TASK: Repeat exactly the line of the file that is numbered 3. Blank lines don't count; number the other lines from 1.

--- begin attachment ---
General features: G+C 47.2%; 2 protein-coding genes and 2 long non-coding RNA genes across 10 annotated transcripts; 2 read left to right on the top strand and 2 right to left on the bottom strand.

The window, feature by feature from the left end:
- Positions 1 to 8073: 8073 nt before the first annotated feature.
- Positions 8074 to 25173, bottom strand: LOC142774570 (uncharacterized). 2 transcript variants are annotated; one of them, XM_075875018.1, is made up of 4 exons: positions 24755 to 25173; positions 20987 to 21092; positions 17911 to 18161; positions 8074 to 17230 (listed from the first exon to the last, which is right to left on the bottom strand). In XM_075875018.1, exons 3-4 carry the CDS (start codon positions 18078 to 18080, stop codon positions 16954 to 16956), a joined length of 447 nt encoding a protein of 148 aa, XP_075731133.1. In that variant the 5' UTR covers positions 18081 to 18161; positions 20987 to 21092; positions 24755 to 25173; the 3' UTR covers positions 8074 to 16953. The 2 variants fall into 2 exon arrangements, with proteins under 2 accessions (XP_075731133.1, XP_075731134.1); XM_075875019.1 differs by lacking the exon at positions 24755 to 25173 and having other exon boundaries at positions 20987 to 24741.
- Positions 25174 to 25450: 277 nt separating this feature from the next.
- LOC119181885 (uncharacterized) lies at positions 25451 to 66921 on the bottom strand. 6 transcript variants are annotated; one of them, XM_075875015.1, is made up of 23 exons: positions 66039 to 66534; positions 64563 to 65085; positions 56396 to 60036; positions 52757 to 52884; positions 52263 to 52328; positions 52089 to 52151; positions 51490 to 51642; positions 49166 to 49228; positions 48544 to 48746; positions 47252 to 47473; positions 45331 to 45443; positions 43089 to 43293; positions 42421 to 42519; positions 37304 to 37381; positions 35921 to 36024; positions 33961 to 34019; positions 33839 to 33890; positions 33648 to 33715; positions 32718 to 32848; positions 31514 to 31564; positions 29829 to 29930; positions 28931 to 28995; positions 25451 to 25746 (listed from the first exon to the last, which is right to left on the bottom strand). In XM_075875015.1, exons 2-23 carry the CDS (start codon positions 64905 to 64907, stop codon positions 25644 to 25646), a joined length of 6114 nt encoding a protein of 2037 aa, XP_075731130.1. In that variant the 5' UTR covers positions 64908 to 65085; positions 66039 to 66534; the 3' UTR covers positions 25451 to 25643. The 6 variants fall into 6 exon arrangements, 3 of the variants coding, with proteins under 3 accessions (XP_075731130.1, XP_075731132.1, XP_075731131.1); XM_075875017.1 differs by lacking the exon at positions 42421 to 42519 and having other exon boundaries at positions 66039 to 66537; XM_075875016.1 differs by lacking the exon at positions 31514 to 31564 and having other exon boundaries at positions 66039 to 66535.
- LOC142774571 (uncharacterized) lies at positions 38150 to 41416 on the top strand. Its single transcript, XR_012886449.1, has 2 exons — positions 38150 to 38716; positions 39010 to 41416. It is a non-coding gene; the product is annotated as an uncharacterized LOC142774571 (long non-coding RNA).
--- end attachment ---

- Positions 1 to 8073: 8073 nt before the first annotated feature.